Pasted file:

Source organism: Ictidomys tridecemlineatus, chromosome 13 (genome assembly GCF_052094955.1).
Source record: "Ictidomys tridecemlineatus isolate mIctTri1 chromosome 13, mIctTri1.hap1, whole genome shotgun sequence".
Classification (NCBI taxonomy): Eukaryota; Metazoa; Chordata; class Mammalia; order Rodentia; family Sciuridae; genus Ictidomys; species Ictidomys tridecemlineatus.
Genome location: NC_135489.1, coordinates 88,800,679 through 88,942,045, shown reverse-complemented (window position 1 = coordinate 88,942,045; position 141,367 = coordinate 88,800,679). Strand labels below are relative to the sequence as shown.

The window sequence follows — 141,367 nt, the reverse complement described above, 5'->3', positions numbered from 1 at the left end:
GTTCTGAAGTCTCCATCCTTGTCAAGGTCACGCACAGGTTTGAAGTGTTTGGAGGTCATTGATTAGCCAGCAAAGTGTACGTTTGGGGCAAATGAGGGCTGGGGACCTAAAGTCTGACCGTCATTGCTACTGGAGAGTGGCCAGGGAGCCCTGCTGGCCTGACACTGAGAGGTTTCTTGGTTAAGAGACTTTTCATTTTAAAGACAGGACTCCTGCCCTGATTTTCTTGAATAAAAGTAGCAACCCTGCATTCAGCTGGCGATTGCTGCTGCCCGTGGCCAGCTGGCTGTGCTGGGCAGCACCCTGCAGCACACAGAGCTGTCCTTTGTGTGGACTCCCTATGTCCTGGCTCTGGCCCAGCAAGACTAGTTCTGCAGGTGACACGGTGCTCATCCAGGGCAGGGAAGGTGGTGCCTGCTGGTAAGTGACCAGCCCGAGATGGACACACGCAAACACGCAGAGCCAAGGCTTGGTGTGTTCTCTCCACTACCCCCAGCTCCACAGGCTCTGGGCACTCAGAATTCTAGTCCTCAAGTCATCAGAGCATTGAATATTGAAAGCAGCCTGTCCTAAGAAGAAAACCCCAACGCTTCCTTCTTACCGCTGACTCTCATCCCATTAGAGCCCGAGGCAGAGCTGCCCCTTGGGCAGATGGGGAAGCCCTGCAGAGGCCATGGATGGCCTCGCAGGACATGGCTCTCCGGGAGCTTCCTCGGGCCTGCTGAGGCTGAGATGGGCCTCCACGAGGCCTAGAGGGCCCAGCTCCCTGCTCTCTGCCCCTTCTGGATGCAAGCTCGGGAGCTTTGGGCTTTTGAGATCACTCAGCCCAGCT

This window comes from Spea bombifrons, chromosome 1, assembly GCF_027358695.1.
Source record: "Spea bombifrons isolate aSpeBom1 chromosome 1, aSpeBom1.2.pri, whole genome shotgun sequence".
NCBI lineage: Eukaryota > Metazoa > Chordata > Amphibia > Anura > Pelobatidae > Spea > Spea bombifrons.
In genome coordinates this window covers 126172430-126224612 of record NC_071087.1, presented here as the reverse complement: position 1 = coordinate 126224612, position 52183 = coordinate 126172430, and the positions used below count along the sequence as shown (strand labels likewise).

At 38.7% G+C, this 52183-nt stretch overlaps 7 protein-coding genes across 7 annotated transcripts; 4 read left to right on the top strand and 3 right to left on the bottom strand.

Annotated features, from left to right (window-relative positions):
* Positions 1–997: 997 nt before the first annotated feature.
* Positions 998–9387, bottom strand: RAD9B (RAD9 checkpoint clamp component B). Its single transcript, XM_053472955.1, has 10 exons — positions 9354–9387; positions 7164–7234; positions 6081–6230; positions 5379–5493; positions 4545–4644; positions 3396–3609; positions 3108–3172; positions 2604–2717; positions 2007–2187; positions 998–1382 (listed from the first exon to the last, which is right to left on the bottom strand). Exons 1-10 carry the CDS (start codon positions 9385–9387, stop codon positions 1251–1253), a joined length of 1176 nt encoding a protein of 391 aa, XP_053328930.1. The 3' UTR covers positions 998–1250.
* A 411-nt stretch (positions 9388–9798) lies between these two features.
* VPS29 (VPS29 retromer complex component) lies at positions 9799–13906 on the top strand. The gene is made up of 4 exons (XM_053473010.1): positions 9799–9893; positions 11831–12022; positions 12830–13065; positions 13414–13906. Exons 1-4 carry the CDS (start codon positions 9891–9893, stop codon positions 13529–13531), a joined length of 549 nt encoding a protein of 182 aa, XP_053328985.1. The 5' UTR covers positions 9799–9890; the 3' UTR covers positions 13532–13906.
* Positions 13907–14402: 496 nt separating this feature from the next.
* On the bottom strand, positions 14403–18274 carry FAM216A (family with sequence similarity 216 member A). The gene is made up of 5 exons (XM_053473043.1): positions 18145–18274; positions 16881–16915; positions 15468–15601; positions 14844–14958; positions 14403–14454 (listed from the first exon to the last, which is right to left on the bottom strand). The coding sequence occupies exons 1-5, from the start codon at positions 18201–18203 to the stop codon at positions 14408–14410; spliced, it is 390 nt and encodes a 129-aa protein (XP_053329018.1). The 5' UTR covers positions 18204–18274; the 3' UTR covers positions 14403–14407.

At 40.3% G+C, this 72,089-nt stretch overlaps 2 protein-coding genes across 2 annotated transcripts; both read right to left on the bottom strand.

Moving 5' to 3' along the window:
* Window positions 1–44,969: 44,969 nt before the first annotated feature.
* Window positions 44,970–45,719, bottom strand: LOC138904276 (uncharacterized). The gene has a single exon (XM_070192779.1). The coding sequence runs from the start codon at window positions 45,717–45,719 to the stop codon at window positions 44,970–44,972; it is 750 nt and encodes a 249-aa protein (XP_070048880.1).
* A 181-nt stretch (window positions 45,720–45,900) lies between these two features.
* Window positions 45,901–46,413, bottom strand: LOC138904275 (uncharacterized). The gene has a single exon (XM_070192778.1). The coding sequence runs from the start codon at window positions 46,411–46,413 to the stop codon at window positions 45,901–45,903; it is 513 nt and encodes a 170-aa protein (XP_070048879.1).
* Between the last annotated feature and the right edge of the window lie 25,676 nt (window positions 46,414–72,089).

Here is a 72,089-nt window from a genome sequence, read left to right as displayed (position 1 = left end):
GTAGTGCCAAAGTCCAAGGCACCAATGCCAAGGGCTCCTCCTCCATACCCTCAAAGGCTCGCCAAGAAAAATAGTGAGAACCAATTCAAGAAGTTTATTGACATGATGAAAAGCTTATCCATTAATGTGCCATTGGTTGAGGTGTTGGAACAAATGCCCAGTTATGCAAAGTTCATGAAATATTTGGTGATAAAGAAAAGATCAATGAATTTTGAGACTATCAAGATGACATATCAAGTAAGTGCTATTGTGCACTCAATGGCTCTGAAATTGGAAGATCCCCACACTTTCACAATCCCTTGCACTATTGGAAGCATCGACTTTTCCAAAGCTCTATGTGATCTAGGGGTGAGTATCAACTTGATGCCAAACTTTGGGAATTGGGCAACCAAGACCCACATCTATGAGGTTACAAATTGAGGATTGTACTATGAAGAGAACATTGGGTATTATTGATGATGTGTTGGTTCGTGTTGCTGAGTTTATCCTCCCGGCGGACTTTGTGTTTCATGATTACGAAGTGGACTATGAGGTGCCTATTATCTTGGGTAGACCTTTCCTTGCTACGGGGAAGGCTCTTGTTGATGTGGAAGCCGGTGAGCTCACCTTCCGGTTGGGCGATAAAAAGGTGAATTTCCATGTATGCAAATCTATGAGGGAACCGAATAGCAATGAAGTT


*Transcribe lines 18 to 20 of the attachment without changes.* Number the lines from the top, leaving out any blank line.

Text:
* On the bottom strand, positions 14403–18274 carry FAM216A (family with sequence similarity 216 member A). The gene is made up of 5 exons (XM_053473043.1): positions 18145–18274; positions 16881–16915; positions 15468–15601; positions 14844–14958; positions 14403–14454 (listed from the first exon to the last, which is right to left on the bottom strand). The coding sequence occupies exons 1-5, from the start codon at positions 18201–18203 to the stop codon at positions 14408–14410; spliced, it is 390 nt and encodes a 129-aa protein (XP_053329018.1). The 5' UTR covers positions 18204–18274; the 3' UTR covers positions 14403–14407.

At 40.3% G+C, this 72,089-nt stretch overlaps 2 protein-coding genes across 2 annotated transcripts; both read right to left on the bottom strand.

Moving 5' to 3' along the window: